Wednesday, September 18, 2013

Op HUSKY 2013 July 18 - 20


The Battle Map

 Here are another three days of entries following Sherry Atkinson's through Sicily for the 70th Anniversary of Operation HUSKY the Allied invasion.  Sherry was the Anti-Tank platoon commander for The Royal Canadian Regiment (The RCR) which was part of the 1st Canadian Brigade and in turn the 1st Canadian Division.  The journal entries are written by Sherry's wife Susan Atkinson.






Assaulting the Mountains in Sicily

By Susan Atkinson

Operation Husky 2013

July 18, 2013
After a much needed rest yesterday which saw us do very little but eat, sleep, swim and drink, today began with a beautiful breakfast in the shade of the acacia trees in the courtyard.  Along with the persistent flies and bees, we had our usual companions meowing at our feet.  The day's activities were to include two ceremonies, the first in San Michele di Ganzaria at 9 am, and the second in a place called Masseria Mandrascate.  In searching for the second site, I discovered that it is only an Agriturismo (Rural B&B), and that there is really no town there. We questioned the location as we did not wish to get lost, and were told that the ceremony there had been cancelled, and the one in the first location was to be delayed until 11 am.  After two conflicting phone calls from different men in the organization, we decided we would just drive to the town of San Michele di Ganzaria and see what was happening. 

On leaving the B&B, we discovered that fourteen Soldier's Markers had been placed in the roundabout just 1 km from where we are staying.  We had not been informed that they would be placed there, and we began to wonder if things were so confused that the marchers had gone through here today instead of next week.  The traffic was horribly snarled, and it took a long time to reach the highway so we could head south.  We arrived in San Michele di Ganzaria to find Canadian flags on lamp posts pointing the way, and soon found the mobile museum van which was being closed!  By this time, being a little impatient, we asked what the H--- was going on? Sherry was immediately placed in a Carabinieri vehicle and rushed up to the scene of the actual ceremony, to arrive just as O Canada was being played.  And it was only about 10 am! Needless to say there seem to be too many chiefs and not enough Indians and they don't seem to speak the same language!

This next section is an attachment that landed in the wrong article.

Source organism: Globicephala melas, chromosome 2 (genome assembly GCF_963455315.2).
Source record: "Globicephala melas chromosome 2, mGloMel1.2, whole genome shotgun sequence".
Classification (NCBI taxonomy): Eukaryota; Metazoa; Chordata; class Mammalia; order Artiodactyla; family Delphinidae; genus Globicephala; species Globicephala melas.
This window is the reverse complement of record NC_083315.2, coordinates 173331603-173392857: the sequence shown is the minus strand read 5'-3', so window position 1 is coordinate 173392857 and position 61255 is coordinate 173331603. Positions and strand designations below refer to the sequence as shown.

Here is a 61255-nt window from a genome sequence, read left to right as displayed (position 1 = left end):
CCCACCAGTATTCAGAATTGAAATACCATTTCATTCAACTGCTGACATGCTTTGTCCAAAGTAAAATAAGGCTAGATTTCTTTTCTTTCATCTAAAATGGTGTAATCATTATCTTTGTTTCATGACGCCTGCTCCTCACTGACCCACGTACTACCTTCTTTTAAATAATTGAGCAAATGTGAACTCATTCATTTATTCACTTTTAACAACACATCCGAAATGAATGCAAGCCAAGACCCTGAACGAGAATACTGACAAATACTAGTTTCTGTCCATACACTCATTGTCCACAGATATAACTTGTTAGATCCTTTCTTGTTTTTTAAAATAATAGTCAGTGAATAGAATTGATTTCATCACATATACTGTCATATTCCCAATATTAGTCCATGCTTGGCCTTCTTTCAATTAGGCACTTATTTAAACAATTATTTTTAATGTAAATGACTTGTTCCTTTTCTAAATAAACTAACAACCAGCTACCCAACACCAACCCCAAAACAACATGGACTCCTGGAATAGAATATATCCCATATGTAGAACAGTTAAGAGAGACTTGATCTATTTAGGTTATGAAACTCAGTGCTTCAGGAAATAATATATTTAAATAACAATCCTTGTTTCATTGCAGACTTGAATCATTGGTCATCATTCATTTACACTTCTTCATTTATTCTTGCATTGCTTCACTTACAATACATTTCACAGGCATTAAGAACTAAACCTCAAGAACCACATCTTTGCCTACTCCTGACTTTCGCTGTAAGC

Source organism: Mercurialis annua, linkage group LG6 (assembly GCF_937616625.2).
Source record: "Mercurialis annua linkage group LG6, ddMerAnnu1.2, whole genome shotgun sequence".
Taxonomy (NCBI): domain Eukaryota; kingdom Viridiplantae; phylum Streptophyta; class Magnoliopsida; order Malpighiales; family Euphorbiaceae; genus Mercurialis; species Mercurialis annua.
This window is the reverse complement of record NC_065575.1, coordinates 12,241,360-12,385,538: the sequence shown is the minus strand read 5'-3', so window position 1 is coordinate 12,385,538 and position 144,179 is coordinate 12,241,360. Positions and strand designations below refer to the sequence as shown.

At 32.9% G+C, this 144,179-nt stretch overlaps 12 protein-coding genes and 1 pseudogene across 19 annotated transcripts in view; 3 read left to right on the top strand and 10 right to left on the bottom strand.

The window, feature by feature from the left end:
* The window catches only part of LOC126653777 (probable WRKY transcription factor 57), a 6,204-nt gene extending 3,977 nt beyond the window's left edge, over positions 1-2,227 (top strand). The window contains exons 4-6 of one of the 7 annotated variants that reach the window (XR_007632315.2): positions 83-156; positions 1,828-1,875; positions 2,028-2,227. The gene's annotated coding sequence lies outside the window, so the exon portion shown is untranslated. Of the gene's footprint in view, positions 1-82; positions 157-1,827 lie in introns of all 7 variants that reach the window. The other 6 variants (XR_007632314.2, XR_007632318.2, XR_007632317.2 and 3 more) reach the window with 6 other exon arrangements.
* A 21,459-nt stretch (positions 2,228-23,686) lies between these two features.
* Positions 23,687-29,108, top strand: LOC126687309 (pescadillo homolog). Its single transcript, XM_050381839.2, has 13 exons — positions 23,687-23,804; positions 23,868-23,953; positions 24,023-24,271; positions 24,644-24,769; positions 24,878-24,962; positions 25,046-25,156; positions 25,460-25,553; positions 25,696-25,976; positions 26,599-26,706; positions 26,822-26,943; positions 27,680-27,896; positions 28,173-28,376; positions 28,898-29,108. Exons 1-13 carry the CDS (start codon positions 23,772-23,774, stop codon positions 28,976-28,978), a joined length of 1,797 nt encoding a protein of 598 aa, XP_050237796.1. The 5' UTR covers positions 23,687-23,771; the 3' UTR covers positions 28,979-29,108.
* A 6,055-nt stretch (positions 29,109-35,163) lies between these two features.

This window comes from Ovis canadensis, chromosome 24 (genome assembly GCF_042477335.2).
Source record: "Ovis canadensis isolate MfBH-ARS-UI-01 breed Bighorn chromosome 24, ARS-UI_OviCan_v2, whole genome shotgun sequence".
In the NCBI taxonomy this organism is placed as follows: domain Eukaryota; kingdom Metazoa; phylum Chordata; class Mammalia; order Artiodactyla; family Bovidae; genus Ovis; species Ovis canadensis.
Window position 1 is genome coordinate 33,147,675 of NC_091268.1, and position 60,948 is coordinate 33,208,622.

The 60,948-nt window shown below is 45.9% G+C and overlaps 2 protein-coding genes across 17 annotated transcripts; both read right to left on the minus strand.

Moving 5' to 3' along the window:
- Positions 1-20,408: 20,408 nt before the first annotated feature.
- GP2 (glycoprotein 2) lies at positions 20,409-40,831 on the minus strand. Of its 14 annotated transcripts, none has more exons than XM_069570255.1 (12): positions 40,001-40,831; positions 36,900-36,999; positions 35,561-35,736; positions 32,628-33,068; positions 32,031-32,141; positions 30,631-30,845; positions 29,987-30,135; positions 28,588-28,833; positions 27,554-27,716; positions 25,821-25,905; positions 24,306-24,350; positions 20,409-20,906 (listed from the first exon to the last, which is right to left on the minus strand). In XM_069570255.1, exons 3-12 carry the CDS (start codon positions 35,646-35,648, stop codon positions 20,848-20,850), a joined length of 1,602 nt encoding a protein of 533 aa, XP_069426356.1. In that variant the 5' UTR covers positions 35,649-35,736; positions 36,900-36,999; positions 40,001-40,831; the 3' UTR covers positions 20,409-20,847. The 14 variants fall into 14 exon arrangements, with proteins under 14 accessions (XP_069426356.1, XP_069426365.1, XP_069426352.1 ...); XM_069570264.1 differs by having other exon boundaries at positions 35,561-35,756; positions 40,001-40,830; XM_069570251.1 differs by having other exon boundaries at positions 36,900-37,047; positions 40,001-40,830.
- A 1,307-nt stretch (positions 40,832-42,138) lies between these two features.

The ceremony itself progressed according to plan and was very moving.  Following the laying of the wreath, speeches, playing of the last post and piper's lament, Sherry had the opportunity to visit with many of the local people.  Unfortunately, the children had all been led away while the speeches were going on.  The citizens of this town were very genuine in expressing their gratitude to Sherry for the sacrifices made by the Allies in liberating them.  He has had so many handshakes, kisses and hugs he may be completely spoiled. Following this, the Canadian group all assembled at a local bar/café for sweets and beverages. 

We left there about 12:30 and drove back to Villa Trigona where we enjoyed a light lunch of crackers, cheese, salami and fruit in our room.  Sherry is having a nice siesta while I compose this, and then we are going to sit in the shade outside and play a little cribbage.

Tomorrow we are off to the site of the first real battle for The RCR since leaving Modica at a place called Valguarnera.

A point of observation with a commanding view

July 19, 2013